loading onto said at least one processor core digital frequency control data, including a given frequency value, for the processor core; and
said at least one processor core,
i) receiving and storing the digital frequency control data, including said given frequency value, loaded onto said processor core, and
ii) using said stored digital frequency control data, including said given frequency value, to set the frequency of the output clock signal of the clocking subsystem of the processor core; and wherein:
multiple cores are asynchronously clocked and in which the core frequencies are independently set, and, there is no phase relationship between the processor core clocks.
6. A method of digital frequency clocking in a processor core, comprising the steps of:
providing at least one-processor core having a clocking subsystem for generating an output clock signal at a variable frequency;
loading onto said at least one processor core digital frequency control data for the processor core; and
i) receiving the digital frequency control data loaded onto said processor core, and
ii) using said received digital frequency control data to set the frequency of the output clock signal of the clocking subsystem of the processor core; wherein:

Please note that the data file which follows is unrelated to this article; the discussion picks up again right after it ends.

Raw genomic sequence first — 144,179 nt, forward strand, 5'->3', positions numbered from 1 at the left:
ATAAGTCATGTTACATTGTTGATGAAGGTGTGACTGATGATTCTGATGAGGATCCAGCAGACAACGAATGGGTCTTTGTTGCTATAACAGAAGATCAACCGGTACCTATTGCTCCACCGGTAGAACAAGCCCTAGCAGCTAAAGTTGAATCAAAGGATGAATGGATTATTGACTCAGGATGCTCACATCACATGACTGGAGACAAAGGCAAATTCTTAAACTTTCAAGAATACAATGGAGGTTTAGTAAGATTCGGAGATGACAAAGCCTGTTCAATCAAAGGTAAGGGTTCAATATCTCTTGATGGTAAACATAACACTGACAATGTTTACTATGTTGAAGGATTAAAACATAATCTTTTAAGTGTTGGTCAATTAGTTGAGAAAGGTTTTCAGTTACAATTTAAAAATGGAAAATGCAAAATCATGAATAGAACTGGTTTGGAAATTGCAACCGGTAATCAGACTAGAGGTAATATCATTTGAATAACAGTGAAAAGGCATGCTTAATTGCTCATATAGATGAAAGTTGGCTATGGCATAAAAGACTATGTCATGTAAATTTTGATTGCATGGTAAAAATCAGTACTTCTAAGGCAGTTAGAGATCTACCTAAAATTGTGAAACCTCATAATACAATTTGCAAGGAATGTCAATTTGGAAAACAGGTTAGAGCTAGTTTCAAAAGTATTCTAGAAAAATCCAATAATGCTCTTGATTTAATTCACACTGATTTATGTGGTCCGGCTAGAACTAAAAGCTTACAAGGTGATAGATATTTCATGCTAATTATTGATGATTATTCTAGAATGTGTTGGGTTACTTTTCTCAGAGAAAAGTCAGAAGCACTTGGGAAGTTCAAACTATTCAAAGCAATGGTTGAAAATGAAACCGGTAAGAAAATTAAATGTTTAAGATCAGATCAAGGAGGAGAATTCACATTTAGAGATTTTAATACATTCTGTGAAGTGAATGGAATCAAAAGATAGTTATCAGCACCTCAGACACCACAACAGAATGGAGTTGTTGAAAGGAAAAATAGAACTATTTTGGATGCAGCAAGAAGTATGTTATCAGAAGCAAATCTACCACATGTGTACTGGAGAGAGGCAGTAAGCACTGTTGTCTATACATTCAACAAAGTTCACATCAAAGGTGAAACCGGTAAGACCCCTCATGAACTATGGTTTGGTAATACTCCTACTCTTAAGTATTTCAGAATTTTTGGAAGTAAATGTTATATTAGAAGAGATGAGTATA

the providing step includes the step of providing a plurality of processor cores, each of the processor cores having a respective clocking subsystem for generating an output clock signal at a variable frequency;
the loading step includes the step of loading onto each of the processor cores, individual digital frequency control data for the respective processor core;
the receiving step includes the step of, each of the processor cores receiving the digital frequency control data sent to said each processor core;
the using step includes the step of, each of the processor cores using the digital frequency control data received by said each processor core to set the frequency of the output clock signal of the clocking subsystem of said each processor core;
each of the processor cores further includes a digital signal processor; and
the loading step includes the step of sending the digital frequency control data for each processor core to the digital signal processor of said core.